Making Excuses for Poverty Keeps People Poor


by David L. Goetsch

I am happy to report that it is still possible—even in these times of quasi-recessionary conditions—to overcome poverty and succeed in spite of the odds. It is still possible for a person born with no advantages and lots of disadvantages to rise up out of his circumstances and live out the American dream. That’s the good news. The bad news is you will never grasp the brass ring of success by relying on nanny government entitlements. This is the message of a new book titled The Wealth Choice: Success Secrets of Black Millionaires by Dennis Kimbro, a business professor at Clark Atlanta University. I predict Professor Kimbro is in for some rough sledding from liberals who will not like the conclusions drawn in his book. My advice to Professor Kimbro this: Your research revealed the truth. If it happens to be an inconvenient truth for liberals, that’s their problem not yours. Stick to your facts.

Kimbro spent seven years interviewing and surveying almost 1,000 of America’s most successful black business leaders. The purpose of his research was to identify the secrets of his subjects’ success. He wanted to know how black millionaires and multi-millionaires—most of whom started life in poverty or abject poverty—pulled themselves up and became successful and wealthy. The conclusion he draws is that success in business and the resultant wealth that comes with it is a function of choice, personal responsibility, creative thinking, faith, risk, hard work, and perseverance. Nowhere in Professor Kimbro’s book will you find government entitlements, class envy, or race baiting recommended as strategies for success.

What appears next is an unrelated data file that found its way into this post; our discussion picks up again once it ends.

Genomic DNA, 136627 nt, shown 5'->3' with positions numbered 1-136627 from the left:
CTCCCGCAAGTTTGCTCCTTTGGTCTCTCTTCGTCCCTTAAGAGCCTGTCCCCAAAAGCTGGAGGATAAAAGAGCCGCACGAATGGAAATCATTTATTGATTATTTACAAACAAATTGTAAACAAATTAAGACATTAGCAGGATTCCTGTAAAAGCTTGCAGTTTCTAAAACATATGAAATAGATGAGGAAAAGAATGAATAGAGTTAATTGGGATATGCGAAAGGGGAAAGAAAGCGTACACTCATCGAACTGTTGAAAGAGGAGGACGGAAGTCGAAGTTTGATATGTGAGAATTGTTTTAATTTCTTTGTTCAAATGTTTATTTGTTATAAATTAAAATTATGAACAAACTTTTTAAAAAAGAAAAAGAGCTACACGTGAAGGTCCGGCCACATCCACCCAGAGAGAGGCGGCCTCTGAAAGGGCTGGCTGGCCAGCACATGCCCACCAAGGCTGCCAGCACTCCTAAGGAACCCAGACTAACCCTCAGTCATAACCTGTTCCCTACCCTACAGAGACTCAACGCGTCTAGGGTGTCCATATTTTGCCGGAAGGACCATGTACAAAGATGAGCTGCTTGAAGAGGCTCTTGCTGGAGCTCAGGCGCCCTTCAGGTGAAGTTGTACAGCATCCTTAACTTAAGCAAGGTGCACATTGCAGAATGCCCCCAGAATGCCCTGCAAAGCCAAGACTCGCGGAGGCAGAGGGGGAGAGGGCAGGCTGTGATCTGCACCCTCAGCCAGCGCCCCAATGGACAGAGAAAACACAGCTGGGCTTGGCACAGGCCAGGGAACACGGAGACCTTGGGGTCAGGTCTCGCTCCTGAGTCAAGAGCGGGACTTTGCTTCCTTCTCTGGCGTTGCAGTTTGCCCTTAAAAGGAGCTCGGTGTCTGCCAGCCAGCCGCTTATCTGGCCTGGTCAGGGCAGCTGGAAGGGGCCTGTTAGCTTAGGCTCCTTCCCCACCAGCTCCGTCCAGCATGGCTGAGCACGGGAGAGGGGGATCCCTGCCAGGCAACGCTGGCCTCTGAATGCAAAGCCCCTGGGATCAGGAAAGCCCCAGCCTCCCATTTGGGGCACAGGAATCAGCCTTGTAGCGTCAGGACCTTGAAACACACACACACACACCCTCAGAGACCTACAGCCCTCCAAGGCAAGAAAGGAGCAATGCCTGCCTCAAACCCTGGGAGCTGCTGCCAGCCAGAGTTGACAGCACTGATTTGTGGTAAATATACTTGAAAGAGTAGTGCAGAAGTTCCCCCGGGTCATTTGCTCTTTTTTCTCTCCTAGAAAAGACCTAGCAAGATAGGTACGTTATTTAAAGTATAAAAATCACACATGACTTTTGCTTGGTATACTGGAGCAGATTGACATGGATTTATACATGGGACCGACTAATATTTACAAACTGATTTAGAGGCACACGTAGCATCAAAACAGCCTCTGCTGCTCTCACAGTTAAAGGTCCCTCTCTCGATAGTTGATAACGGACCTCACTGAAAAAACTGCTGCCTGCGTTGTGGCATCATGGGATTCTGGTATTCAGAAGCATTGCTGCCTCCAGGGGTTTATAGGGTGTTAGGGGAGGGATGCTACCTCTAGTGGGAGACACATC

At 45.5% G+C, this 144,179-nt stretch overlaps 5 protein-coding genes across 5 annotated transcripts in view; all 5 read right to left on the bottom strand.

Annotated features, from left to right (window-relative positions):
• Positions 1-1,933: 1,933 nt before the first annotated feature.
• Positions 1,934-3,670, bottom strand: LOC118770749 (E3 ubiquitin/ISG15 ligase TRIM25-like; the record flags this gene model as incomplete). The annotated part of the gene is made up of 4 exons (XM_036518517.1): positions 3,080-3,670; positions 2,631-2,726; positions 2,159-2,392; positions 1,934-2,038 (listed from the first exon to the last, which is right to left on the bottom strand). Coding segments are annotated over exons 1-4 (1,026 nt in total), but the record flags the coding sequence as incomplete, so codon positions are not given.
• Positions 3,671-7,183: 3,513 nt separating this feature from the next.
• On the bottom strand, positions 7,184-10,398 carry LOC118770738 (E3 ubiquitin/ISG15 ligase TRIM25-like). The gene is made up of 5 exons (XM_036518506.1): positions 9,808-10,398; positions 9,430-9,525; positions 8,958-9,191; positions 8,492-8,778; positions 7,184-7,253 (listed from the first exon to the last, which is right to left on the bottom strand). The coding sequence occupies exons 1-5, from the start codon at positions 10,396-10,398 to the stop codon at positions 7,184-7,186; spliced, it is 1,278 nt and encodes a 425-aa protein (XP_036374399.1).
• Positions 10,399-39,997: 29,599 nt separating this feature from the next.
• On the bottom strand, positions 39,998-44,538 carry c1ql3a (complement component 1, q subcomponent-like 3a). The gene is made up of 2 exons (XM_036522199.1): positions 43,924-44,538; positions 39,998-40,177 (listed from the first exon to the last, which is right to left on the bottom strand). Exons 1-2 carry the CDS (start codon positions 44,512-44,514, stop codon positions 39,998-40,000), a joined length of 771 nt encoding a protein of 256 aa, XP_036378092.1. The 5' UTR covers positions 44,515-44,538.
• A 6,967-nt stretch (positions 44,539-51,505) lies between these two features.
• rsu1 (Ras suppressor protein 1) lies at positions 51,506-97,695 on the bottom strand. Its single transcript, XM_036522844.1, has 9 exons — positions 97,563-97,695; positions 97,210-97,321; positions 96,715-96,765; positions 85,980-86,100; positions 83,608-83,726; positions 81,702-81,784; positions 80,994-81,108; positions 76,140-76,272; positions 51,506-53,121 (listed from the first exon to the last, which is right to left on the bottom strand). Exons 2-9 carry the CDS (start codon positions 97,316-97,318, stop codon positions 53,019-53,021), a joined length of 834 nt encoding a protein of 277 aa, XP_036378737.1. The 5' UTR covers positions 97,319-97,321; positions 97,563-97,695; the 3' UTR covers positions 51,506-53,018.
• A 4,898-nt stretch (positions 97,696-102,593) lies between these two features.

There was a time in our country when the average American would read the findings of Kimbro’s research and say something akin to “duh” or “this is just a well-researched statement of the obvious.” But those times are gone. America has become a country in which people are more inclined to choose nanny government over personal responsibility, recreation over hard work, security over risk, compliance over creative thinking, and entitlement over perseverance. Too many Americans have turned their backs on the lessons of Horatio Alger and accepted the lessons of Barack Obama (i.e. success and wealth are functions of birth, race, circumstances, and the environment).

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